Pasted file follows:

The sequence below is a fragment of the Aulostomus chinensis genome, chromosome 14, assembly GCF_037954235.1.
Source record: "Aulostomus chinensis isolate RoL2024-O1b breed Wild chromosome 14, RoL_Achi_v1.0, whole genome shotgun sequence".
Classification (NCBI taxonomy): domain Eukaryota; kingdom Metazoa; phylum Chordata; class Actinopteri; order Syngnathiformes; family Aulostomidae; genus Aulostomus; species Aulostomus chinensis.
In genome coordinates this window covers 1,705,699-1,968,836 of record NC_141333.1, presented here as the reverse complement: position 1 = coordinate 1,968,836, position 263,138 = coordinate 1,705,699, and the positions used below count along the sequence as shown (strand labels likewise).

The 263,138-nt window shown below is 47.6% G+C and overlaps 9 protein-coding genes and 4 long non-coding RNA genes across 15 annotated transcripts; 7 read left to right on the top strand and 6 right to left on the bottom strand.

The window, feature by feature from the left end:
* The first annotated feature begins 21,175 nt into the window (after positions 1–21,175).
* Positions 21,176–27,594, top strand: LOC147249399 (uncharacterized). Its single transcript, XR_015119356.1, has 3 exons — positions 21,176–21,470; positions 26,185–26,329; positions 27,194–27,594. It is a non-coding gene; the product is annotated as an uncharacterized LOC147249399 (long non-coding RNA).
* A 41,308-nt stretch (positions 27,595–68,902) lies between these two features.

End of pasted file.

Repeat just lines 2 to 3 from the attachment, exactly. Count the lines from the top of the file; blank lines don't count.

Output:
Source record: "Aulostomus chinensis isolate RoL2024-O1b breed Wild chromosome 14, RoL_Achi_v1.0, whole genome shotgun sequence".
Classification (NCBI taxonomy): domain Eukaryota; kingdom Metazoa; phylum Chordata; class Actinopteri; order Syngnathiformes; family Aulostomidae; genus Aulostomus; species Aulostomus chinensis.